As one would expect during an election year, the National Education Association’s Representative Assembly meeting here was peppered with fiery political rhetoric, much of it aimed at the Bush Administration.
In his keynote speech to the 8,660 delegates, Keith B. Geiger, the N.E.A.'s president, gave President Bush an F for his failure to make children a national priority.
As the convention opened early last month, Mr. Geiger also predicted that the association would endorse Gov. Bill Clinton of Arkansas, the Democrats’ Presidential standard-bearer, by a wide margin.
The delegates were not scheduled to vote on the endorsement until the last day of the convention. But Mr. Geiger asked the union’s political-action committee to change the voting date to July 6 so that Mr. Clinton could personally receive the N.E.A. endorsement.
The Arkansas Governor was slated to field questions from the delegates in an informal, town-meeting-style session on July 7.
The union’s politicos turned Mr. Geiger down, though, arguing that members should not be asked to make an endorsement until they had had a chance to question Mr. Clinton and evaluate his remarks.
But the jockeying did not matter much. The assembly voted overwhelmingly to back Mr. Clinton on July 8.
Mr. Geiger’s announced backing of Mr. Clinton drew a sharp rebuke from Secretary of Education Lamar Alexander.
At the request of the Bush campaign, a spokesman confirmed, the usually low-key Cabinet member unloaded both barrels at the teachers’ union, charging that the N.E.A. was backing Mr. Clinton because “they will support the candidate who promises them the most dollars for the least amount of change.’'
“The N.E.A. only likes people it can control,’' Mr. Alexander asserted.
He also charged that Mr. Clinton had passed up an opportunity to speak to the teachers about “radical change,’' instead talking about the union’s “agenda.’'
The combative remarks were a departure from the normally cordial relationship that the union has enjoyed with Mr. Alexander, Mr. Geiger noted.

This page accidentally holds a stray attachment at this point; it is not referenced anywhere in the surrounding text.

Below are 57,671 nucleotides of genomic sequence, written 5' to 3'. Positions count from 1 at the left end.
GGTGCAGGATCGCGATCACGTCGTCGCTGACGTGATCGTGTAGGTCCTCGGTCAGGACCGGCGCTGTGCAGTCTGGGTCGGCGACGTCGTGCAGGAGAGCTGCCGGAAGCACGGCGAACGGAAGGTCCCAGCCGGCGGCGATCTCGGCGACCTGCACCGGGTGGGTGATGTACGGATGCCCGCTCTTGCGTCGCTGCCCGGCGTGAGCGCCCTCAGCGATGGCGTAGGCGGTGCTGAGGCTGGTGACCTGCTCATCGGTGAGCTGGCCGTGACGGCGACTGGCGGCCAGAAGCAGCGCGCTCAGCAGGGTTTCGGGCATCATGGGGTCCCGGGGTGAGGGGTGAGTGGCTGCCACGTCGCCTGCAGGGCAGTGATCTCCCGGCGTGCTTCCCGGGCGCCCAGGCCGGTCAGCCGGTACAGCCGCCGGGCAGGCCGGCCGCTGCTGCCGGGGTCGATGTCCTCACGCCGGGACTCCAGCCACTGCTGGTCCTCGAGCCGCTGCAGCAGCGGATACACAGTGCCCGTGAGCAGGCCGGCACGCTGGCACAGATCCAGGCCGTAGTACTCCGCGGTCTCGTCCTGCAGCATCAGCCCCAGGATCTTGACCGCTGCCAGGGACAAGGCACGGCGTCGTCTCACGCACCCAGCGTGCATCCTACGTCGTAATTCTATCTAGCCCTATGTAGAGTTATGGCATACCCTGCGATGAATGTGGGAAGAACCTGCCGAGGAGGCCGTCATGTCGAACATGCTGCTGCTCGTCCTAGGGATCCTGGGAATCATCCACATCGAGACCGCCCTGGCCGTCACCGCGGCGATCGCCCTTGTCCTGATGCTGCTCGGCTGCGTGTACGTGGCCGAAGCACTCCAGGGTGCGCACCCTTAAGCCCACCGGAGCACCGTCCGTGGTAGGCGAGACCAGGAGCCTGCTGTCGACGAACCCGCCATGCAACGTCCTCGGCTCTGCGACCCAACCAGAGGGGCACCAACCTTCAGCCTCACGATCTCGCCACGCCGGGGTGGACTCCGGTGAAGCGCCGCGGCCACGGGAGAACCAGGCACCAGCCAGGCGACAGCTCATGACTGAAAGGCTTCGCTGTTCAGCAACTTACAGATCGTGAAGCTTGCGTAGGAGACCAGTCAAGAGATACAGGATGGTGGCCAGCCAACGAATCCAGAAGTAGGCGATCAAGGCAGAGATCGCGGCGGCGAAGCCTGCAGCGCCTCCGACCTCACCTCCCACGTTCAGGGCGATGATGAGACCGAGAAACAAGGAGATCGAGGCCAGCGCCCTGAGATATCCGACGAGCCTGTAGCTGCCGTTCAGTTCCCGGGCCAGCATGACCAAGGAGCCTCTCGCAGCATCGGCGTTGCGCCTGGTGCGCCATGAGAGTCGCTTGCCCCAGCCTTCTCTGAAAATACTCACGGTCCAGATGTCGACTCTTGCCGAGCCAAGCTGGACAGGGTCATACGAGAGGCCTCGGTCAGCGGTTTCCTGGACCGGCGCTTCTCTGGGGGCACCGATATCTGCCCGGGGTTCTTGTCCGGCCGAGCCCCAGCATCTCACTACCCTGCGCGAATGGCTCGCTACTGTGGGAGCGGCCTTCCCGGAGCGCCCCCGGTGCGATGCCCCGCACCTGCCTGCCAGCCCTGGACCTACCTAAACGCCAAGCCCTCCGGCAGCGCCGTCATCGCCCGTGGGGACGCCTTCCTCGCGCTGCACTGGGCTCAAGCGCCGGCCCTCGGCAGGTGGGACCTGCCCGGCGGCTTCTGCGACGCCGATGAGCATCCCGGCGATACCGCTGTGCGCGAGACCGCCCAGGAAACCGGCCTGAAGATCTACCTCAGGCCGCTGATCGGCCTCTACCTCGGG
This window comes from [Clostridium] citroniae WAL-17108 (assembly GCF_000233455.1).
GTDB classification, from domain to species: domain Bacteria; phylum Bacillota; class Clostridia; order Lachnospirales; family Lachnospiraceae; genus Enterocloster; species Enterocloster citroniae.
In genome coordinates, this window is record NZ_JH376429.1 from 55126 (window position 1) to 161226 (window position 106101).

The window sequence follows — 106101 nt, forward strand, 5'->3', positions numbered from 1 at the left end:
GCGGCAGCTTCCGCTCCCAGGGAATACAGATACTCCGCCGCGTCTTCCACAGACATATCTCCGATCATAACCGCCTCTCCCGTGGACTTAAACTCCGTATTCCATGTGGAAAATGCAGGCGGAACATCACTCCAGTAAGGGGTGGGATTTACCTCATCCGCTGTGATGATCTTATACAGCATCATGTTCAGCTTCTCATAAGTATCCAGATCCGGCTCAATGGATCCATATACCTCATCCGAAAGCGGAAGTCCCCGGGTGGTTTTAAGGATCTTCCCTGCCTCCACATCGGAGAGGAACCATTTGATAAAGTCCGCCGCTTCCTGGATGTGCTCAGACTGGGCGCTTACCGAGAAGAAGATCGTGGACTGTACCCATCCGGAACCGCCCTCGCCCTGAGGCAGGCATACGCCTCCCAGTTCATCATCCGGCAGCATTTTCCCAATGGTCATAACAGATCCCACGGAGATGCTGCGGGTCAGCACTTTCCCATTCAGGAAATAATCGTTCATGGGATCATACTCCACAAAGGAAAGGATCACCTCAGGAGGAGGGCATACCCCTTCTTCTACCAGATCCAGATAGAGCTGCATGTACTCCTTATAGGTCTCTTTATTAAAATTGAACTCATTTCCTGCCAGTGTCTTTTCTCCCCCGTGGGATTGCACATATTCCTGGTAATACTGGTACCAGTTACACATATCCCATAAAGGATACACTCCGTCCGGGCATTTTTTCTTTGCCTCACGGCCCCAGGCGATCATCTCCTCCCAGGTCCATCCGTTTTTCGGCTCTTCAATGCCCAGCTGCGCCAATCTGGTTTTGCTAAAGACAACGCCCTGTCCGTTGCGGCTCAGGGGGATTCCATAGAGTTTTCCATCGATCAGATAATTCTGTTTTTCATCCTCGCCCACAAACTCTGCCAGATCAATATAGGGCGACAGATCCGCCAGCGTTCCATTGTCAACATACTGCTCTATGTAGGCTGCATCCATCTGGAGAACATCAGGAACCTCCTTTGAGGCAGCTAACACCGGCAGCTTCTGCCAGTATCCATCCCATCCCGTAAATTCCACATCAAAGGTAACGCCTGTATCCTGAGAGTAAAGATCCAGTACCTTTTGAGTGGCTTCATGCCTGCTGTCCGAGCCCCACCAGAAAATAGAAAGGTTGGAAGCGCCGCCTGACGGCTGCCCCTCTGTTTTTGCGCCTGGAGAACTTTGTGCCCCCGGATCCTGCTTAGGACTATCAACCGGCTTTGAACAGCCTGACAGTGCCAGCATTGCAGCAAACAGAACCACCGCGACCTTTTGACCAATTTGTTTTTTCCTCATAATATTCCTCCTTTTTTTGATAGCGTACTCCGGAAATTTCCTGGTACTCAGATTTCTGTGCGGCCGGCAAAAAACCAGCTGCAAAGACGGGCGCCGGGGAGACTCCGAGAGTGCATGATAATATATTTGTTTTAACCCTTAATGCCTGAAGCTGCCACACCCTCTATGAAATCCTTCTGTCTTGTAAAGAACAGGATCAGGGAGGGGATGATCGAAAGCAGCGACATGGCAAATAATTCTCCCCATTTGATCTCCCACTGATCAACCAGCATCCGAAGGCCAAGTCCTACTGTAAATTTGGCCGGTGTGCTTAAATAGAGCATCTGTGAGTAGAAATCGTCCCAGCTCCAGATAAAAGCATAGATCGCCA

The comments also provoked Mr. Geiger to stick up for his association and for Mr. Clinton, whose relaxed manner and knowledge of educational issues appeared to delight the delegates.
“Is the President perhaps afraid that he simply does not have the command of the issues that Bill Clinton displayed?’' Mr. Geiger wondered. “Unlike George Bush, Bill Clinton has done his homework.’'
One of the questions asked of Mr. Clinton by the delegates was whether he would consider appointing a “public-school educator’’ to be Secretary of Education.
“You’re the first person who ever asked me,’' he responded. “I don’t want to promise that, since I never thought about it.’'
As the candidate answered the question, the Representative Assembly broke into chants of “Mary, Mary, Mary.’''
It was a reminder of just how popular Mary Hatwood Futrell, the immediate past president of the association, remains. Ms. Futrell had addressed the delegates earlier the same day about the planned merger of the two international teachers’ unions.
She is the president of the World Confederation of Organizations of the Teaching Profession, while Albert Shanker, the president of the American Federation of Teachers, is the head of the International Federation of Free Trade Unions.
While Ms. Futrell was careful to say that combining the forces of the two international bodies was a separate issue from merging the N.E.A. and the A.F.T., she went on to speak of the need for “unity’’ among teachers.
The N.E.A. released a new report on the status of the American public-school teacher during the 1990-91 school year. The association surveys teachers every five years.
The results confirmed widely noted trends.
The number of minority teachers, for example, is out of balance with the number of minority students. In 1991, 38.7 percent of students--but only 13.2 percent of all teachers--were members of minority groups.
The ratio of male to female teachers has been declining since 1971, the study found. The percentage of elementary-school teachers who are men is at its lowest point since 1966, at 12 percent.
The average age of public-school teachers is 42, with 15 years of experience the norm.
Teachers reported working 36.2 hours a week at school, with an additional 10.3 hours a week spent on grading papers, bus duty, and other school-related activities.
Standardized testing proved almost as unpopular at the convention as the Bush Administration. The delegates adopted a resolution flatly opposing standardized testing mandated by a state or national authority. The resolution also condemned using such tests to compare schools and school districts to one another.
Mr. Geiger said, however, that the resolution would not affect his work with coalitions that are trying to develop better measures of student achievement.
A version of this article appeared in the August 05, 1992 edition of Education Week as Politics, N.E.A. Style